|Veien et al. (1986)62||A: Metronidazole cream and placebo tablets B: Tetracycline tablets and placebo cream||Median number of lesions after 8 weeks 11·1 vs. 0. Percentage of no improvement of erythema after 8 weeks 11·1 vs. 12·5||Tetracyclines had a more rapid onset on lesions. Dropout rate 1, but unclear in which group|
|Verea Hernando et al. (1992)49||A: Erythromycin gel B: Metronidazole gel||16/22 vs. 17/18 patients considered themselves improved (RR 0·77, 95% CI 0·58–1·02). The physicians’ assessments were largely in agreement with these data||Lesion counts: baseline imbalance with respect to N of lesions placed the study at a serious risk of bias, so are not listed here|
|Weissenbacher et al. (2007)16||A: Pimecrolimus cream B: Vehicle cream||Dermatology Life Quality Index (score 0–30, higher score = more impairment) showed a reduction of the mean absolute value from 5·50 to 3·10 vs. 6·70 to 3·70 (authors state P = 0·75). VAS (0–100 mm, higher = worse) from 53·45 to 48·95 vs. from 64·75 to 43·35 (authors’ reported value P = 0·48). Total rosacea severity score reduced from 6·88 to 4·68 vs. 7·00 to 4·33 (authors state P = 0·59)||Although the data reported in this study were sparse, no statistically significant differences in efficacy could be demonstrated between treatment arms for any of the outcomes|
|Wilkin (1989)66||A: Placebo B: Placebo C: Nadolol 40 mg D: Nadolol 40 mg BID||There were no statistically significant differences between nadolol and placebo pretreatments for flushing reactions provoked in the laboratory, either globally or within challenge agent or dosage categories||We included only first period (A). Small groups, unclear what dropout rate was. Data unusable|
|Wilkin and de Witt (1993)67||A: Clindamycin lotion + placebo capsules B: Vehicle lotion + tetracycline capsules||81·8% considered themselves improved in the clindamycin group vs. 90·5% in the tetracycline group. Physicians’ rating of success 94·7% vs. 94·4% improved||Unclear how many patients were randomized in each group, making these data unusable. Total number randomized 43|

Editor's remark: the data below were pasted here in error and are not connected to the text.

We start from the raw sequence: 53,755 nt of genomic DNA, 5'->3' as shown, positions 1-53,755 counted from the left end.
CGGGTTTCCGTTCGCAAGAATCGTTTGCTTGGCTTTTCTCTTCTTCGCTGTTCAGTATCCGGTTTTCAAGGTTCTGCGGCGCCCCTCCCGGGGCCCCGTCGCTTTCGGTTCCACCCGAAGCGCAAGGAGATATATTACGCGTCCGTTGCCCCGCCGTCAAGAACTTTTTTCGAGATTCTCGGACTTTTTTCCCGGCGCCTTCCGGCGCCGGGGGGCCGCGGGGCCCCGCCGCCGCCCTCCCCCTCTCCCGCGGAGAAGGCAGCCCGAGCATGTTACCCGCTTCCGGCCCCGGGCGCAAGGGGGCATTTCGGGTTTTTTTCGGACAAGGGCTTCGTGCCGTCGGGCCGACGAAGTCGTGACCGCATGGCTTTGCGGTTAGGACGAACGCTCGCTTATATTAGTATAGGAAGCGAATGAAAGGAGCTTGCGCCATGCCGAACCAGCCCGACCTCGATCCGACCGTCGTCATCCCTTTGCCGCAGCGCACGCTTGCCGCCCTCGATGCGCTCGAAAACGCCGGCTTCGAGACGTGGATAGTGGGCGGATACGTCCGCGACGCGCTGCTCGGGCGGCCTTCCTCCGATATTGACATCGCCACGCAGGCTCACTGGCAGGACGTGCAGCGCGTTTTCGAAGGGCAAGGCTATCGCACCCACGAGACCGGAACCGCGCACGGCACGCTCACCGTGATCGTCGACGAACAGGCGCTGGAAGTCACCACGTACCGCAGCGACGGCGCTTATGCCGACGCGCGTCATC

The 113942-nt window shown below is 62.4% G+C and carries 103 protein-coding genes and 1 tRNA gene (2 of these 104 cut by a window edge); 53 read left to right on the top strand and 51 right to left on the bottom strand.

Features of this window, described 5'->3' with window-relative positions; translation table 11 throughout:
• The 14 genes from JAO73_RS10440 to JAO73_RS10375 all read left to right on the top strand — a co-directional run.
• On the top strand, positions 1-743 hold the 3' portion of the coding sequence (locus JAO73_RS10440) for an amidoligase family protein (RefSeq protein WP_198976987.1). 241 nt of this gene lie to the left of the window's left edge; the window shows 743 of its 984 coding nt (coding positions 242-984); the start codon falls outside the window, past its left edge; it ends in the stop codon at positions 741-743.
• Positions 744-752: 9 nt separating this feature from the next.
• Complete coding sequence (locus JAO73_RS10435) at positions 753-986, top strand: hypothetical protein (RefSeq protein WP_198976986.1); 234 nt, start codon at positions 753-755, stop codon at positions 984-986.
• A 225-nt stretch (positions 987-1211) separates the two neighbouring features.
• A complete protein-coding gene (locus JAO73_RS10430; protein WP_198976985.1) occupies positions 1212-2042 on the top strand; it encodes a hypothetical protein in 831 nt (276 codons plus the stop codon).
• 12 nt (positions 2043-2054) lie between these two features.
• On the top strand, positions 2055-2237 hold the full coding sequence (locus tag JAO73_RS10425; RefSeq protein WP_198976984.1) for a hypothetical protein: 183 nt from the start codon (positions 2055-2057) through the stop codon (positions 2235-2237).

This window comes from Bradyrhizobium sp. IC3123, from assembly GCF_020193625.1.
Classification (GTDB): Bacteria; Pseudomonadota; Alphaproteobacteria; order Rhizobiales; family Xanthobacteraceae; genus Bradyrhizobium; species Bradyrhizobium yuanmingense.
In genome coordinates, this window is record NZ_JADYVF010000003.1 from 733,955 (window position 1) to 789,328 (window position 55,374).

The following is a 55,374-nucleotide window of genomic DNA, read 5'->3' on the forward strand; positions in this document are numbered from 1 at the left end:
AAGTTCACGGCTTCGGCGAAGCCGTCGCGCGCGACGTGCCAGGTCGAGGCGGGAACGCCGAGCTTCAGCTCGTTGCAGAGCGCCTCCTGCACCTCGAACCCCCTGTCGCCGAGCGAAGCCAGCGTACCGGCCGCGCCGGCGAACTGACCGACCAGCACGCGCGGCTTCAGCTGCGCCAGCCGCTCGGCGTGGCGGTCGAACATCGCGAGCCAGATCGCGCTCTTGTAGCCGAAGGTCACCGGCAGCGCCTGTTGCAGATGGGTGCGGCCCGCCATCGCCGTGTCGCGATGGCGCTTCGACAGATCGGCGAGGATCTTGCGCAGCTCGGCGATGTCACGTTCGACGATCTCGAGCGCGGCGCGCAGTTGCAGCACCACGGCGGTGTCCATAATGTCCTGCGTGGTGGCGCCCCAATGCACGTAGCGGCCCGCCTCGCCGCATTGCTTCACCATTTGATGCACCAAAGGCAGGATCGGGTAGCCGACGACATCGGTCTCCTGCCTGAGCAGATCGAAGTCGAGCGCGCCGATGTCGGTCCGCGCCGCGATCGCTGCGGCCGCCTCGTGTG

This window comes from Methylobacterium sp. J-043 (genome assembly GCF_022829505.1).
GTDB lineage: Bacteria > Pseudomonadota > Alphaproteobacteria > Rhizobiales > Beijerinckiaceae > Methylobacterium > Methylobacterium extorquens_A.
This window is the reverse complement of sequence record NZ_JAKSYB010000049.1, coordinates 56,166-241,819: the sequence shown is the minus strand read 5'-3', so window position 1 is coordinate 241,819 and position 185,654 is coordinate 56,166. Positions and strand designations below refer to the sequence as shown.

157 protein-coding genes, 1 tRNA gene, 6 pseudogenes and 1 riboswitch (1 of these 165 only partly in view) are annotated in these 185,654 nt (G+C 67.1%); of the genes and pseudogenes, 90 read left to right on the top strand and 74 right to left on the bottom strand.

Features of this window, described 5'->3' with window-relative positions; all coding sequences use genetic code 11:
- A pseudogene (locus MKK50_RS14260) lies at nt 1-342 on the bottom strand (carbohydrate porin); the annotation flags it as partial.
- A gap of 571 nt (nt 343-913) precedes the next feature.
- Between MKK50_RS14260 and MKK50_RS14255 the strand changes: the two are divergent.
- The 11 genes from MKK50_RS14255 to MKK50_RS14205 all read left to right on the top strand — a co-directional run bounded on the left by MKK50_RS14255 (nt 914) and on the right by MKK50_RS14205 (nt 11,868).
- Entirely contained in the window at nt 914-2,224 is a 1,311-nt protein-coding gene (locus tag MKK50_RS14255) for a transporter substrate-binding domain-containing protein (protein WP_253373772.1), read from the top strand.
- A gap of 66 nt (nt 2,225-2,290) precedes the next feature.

|Wolf et al. (2006)38||A: Metronidazole gel B: Azelaic acid gel||57/78 vs. 65/82 considered themselves improved (RR 0·92, 95% CI 0·77–1·10). 44/78 were considered by the physicians to be cleared or nearly cleared vs. 44/82, with no statistically significant difference between the groups (RR 1·05, 95% CI 0·79–1·39). Reduction in lesion count: 80% vs. 77%||Unclear if the questionnaire that had been used to assess ‘Patient satisfaction’ had been validated, tested and piloted. Of questionable face/construct validity, and with a wide range of very subjective and overlapping variables to be measured|
Studies with only topical metronidazole
Fourteen trials provided data on the effectiveness of topical metronidazole.14,17,19–30 Data from three studies could be pooled (see Fig. 2).21,22,29 Topical metronidazole was more effective than placebo and the results were both statistically significant [relative risk (RR) 1·95, 95% confidence interval (CI) 1·48–2·56] and clinically important. The pooled data from these studies was largely in agreement with the participant-assessed outcomes for this comparison and were confirmed and supported by the other studies.14,17,19,20,23–28,30 There were no statistically significant differences between the two concentrations of topical metronidazole (0·75% and 1%), or comparisons using different vehicles and topical metronidazole was also shown to be effective in maintaining remission.23–26 There were no significant differences in the number of dropouts and adverse events across the intervention groups in these studies.
Studies with only azelaic acid
Six studies evaluated the effect of azelaic acid out of which three studies compared the effectiveness of azelaic acid vs. placebo.31–35 Pooled participant-assessed data from these studies indicated an improvement in rosacea severity rate of complete remission or marked improvement of 70–80% in the azelaic acid group compared with 50–55% in the placebo group (RR 1·52, 95% CI 1·32–1·76, see Fig. 3).31,33 These results were largely in agreement with the physician-assessed outcomes in these studies. A single daily dose of azelaic acid appears to be as effective as the twice daily dose.34 There was no statistically significant difference during maintenance phase between the azelaic acid group and vehicle-only group (RR 0·73, 95% CI 0·43–1·23).35